The Intangibles were The Grand Glorious Chuck Dukie, The Hot Merchant and Onasuss Maximus...
The group formed in a rather odd way. It's somewhat a fateful, act of God-sort-of affair. Me, Chad B., or Onasuss Maximus the Antagonist when rhyming, met the Grand Glorious Chuck Dukie, secret identity Charles, in 1983 on a street called Sudbury in Shaker Heights, Ohio. Chuck was the dude I knew to start rhyming first; circa 1993. We would freestyle purely for fun before that, but no one really started seriously rhyming until Chuck met the Primates at Shaker Heights High School. BLG, Reno Raynes, Sciencimatic, M-Double-A-L, Tha Nigga K, and shortly after, Dukie himself. Those dudes were all tight on the rhymes and we became real cool. They were the impetus to start Chuck rhyming. Chuck got a four-track and the Gemini mixer with the four sample banks as his first studio. You had to be precise with that thing. No waveform to view on a computer screen for ease of looping minus the pop. His dad had all of the old school hits, so Chuck got to digging. Looking to upgrade, Chuck worked mad hours at a gas station to get a MPC2000. On that machine, the boy got really busy making some ahead of his time hits. Chuck Dukie's demo is a bona fide classic. I lived down at the dorm at Cleveland State and we had mad MCs too. B-Roc and Black Male as 2/3 of Mental Ka$e, J-Akshun and Sean Corleone as Mental Chess, Crazy Steve the Barber, Rich London and those T-Dot boys, the Evildoers, Rafeeq Washington and a gang of others, myself included, were on some freestyle dojo shit. It really worked to hone the skills as we would go up to Mekkah Sunshine's radio show on WCSB and freestyle almost every weekend. We'd also steal a shitload of records. We were really on some Hip-Hop shit keeping it real as fuck at the time. I ended up moving to Washington, DC in 1998 to go to Howard University, the real HU, as an exchange student for a year. I get there and meet a gang of muthafuckas that, while weren't necessarily really trying to be MCs and pursue careers as rappers, loved to fucking freestyle and were quite good at it. Chris Adams is a freestyle dynamo and observant comedic asshole all in one. He is definitely the wrong dude to battle. Rob Bacon, CJ, Kevin, and a slew of mostly New York dudes would be in front of Slowe Hall on some serious rhyming shit. Because Howard is so international, you had to be on it, cause you were really representing your city. I came with the polished mercurial tongue from Cleveland; ask if you doubt me, step if you see me. I remember the homie Eric from Belgium would flip it in French and in Anglish. Howard also served as a serious rhyme dojo. One day, this one dude from Cincinnati who I had seen around often but never really conversed at length with, Jabari, jumped in the cipher and came quite tight. I was shocked cause he really ain't look or seem like the MC type. Dude was too magnanimous for that ego-driven role. I dapped him up and we stayed in touch. Instead of going back to Cleveland at the end of the academic year I decided to stay in DC. I had a decent job at George Mason and was able to stack a few, so I purchased a 61-key Triton and went to work on the beats. I randomly ran into Jabari on the streets and he says that he had been thinking of getting some equipment himself. Me and him ended up doing some song called "Throat Punches" which was horrible and stupid, but by making it we learned that we did work well together. After coming over and checking out my Triton, he went and got the 88-key Triton. Baller. Chuck Dukie moved out to DC in 2002 in the apartment I was staying at in Landover, MD at the time. We lived right in King's Square and it was perfect for making music since no one ever called the police. Chuck's MPC wasn't working properly, but he was quick to learn the Triton. Chuck and Jabari got along cool, so we decided we should all start the band up. The name "The Intangibles" was inspired by the philosophies of MC Hammer, as we, like he, knew ourselves unable to be touched. A funny thing was that Jabari himself really never had a rap name. At first he was "Legend", but that lasted for like, 3 weeks. Then he became "Hot Merchandise" or "The Hot Merchant," both of which I thought were dope, but he never kept to those. It's not of much consequence as he never says his name on the whole album anyway. As I stated previously, the guy's way too humble to be an MC. The original plan was to make a song a week, but that turned into a song every two months or so. We did however, record many beats, but just proved too lazy to record vocals. When we did do the tracks, our ritual was to get some decent vodka, usually Stolichnaya, and some cranberry juice and like mulattoes, mix 'em. Our rule concerning vocals was one take. No punch-in bullshit. If you couldn't spit the rhyme then you had to adjust it accordingly until you could. Imagine how this could hinder an MC on stage attempting to spit rhymes one hasn't the dexterity of tongue to say. As we got drunker, this could often result in many takes. Chuck had the record with 58. Sometimes the liquor worked perfectly as was the case on the song "Hooch." After we completed a track we'd record it to MiniDisc and go out. The usual location to party was Adams Morgan. The Common Share (R.I.P.) mostly. On rare occasions we'd hit up Dream. We never really pushed the album even though most people seemed to like it. We almost did it. Husky Records, was a legal entity, we were ready to go, but like so many other farts in the breeze, it didn't amount to shit. When I went to Tokyo in 2002, I passed out about 200 CDs for free, so maybe we're large over there as I haven't been back since and wouldn't know. We are though, a hit in Saipan. I moved into DC and everyone just seemed to get busy with life and kinda said "the hell with the rap game." Such is life. We're all still real cool though. Who knows? Maybe we'll start the band back up...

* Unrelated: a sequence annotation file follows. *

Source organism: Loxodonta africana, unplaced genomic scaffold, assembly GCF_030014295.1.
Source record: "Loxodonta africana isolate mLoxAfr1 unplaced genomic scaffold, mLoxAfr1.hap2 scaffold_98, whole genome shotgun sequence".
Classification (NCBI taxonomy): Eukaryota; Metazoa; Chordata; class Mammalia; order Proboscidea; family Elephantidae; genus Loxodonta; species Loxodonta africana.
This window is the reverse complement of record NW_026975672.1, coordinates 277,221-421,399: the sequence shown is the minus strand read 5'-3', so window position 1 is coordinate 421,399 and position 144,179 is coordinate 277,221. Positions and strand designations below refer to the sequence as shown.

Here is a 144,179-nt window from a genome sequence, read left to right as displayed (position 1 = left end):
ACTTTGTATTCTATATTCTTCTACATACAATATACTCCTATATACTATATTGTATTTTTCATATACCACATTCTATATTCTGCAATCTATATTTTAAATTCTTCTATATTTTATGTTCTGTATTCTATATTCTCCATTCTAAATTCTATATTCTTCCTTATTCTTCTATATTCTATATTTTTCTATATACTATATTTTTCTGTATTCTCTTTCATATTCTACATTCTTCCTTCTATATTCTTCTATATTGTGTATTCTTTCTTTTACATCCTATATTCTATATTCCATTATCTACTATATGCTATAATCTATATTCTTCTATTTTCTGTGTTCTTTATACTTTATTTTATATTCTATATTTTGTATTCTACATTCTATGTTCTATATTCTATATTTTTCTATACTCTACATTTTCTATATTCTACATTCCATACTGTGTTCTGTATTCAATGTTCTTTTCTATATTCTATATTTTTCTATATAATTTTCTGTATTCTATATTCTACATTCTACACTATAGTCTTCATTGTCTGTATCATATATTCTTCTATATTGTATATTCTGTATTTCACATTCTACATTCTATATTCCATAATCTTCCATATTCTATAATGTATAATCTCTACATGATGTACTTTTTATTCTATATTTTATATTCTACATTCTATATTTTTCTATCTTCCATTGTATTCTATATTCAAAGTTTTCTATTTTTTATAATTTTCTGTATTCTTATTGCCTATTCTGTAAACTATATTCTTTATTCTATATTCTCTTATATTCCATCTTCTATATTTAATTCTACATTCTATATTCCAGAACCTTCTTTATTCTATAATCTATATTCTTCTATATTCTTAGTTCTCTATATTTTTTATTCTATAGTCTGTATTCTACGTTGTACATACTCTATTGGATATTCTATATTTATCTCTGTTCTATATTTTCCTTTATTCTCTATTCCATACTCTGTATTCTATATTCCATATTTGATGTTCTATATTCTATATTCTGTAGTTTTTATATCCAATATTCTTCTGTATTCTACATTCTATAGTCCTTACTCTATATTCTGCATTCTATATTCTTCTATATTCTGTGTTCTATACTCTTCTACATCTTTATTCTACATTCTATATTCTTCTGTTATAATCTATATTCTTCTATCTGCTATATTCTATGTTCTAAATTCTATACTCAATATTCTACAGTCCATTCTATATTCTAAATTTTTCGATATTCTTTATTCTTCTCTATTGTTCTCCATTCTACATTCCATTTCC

released January 1, 2004
Everyone wrote their own lyrics. We also made the beats. The specific producers are listed on the song's page.